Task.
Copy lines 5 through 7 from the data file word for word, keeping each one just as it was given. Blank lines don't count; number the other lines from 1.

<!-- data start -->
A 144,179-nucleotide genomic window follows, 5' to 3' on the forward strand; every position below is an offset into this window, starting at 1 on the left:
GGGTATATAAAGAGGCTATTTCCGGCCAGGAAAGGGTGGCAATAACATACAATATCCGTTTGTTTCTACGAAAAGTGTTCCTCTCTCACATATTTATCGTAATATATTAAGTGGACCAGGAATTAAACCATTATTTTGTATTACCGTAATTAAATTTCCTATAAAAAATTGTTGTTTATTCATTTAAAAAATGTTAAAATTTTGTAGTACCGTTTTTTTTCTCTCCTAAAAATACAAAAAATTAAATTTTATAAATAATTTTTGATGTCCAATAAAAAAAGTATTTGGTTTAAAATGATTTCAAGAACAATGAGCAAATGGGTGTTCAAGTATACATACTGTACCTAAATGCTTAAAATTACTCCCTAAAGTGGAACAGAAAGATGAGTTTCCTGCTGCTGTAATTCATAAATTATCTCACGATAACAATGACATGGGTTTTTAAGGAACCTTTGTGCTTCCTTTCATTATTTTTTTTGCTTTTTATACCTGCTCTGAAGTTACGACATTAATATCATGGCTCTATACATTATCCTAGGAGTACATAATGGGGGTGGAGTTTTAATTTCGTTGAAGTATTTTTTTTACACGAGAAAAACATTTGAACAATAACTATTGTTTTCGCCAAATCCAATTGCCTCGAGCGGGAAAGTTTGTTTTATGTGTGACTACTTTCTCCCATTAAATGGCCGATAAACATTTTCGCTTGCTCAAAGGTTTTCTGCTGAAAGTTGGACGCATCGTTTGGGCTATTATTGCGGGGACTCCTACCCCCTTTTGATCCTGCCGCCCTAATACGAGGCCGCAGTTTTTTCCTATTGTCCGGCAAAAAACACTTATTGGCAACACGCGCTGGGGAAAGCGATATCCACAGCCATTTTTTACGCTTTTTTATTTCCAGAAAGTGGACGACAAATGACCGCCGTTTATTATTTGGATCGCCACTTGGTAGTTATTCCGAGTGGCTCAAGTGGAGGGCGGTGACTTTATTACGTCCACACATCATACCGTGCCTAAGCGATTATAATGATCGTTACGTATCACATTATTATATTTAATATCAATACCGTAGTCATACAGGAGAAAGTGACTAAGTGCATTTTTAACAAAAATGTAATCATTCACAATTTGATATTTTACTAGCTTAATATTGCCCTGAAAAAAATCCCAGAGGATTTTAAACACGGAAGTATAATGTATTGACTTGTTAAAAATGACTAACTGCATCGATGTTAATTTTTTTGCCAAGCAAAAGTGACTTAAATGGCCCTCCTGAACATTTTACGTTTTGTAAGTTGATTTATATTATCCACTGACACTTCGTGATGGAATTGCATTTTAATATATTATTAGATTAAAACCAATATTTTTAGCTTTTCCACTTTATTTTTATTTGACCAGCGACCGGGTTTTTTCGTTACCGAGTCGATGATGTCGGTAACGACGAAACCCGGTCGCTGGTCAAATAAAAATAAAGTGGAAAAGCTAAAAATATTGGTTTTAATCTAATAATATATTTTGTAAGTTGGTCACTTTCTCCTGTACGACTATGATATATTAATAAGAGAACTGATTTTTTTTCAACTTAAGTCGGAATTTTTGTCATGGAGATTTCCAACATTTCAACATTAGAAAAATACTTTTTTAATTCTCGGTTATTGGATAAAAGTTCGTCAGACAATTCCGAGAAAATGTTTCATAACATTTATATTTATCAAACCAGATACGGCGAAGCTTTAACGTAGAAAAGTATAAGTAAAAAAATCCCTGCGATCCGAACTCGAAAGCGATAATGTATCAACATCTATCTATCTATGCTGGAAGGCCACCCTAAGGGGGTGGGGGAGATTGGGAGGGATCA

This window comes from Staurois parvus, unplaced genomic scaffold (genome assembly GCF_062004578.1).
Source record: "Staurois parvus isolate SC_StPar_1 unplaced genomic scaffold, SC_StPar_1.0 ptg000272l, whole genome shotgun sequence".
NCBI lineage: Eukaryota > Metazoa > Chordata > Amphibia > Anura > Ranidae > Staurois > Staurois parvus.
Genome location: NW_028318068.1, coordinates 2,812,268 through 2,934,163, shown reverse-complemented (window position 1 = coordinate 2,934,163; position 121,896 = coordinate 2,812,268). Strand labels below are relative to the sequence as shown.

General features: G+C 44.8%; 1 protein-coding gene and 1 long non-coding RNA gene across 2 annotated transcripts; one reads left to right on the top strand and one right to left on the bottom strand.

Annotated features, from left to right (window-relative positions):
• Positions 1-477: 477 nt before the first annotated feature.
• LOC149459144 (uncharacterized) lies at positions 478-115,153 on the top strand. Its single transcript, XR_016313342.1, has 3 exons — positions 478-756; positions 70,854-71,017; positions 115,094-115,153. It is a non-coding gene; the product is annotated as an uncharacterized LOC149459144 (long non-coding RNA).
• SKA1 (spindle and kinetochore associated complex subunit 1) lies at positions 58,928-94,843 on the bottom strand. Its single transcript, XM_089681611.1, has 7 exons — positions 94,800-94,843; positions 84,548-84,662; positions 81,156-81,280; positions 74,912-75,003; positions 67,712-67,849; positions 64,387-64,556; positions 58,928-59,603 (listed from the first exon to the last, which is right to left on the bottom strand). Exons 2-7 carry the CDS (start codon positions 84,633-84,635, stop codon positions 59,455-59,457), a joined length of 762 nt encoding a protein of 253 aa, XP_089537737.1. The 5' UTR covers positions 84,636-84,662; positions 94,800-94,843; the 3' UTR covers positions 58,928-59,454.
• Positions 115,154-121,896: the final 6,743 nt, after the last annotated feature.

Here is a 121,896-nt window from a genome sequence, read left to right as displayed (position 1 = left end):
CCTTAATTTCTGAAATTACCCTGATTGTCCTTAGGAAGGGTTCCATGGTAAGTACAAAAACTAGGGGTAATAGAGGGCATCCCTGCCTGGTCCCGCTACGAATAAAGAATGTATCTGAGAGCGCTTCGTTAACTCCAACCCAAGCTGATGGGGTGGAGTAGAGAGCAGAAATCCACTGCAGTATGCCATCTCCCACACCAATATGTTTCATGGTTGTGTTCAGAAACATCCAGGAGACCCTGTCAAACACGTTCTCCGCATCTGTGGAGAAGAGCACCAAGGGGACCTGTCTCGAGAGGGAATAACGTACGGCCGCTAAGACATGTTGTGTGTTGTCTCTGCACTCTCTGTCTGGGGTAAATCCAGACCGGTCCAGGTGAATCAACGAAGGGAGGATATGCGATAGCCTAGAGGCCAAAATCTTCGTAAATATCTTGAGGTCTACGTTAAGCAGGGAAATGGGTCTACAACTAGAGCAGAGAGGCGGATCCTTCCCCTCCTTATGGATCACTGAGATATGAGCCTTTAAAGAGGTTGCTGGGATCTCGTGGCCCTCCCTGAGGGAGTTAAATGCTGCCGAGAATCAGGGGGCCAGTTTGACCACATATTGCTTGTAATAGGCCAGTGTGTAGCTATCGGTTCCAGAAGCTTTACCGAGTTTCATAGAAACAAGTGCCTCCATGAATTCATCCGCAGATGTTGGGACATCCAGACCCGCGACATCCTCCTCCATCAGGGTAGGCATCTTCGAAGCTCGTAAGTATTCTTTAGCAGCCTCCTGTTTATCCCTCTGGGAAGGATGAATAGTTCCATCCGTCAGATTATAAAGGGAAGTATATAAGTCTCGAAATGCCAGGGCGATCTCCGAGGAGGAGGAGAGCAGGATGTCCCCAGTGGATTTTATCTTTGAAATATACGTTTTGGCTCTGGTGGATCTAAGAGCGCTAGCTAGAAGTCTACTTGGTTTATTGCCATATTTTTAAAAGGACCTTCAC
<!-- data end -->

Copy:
NCBI lineage: Eukaryota > Metazoa > Chordata > Amphibia > Anura > Ranidae > Staurois > Staurois parvus.
Genome location: NW_028318068.1, coordinates 2,812,268 through 2,934,163, shown reverse-complemented (window position 1 = coordinate 2,934,163; position 121,896 = coordinate 2,812,268). Strand labels below are relative to the sequence as shown.

General features: G+C 44.8%; 1 protein-coding gene and 1 long non-coding RNA gene across 2 annotated transcripts; one reads left to right on the top strand and one right to left on the bottom strand.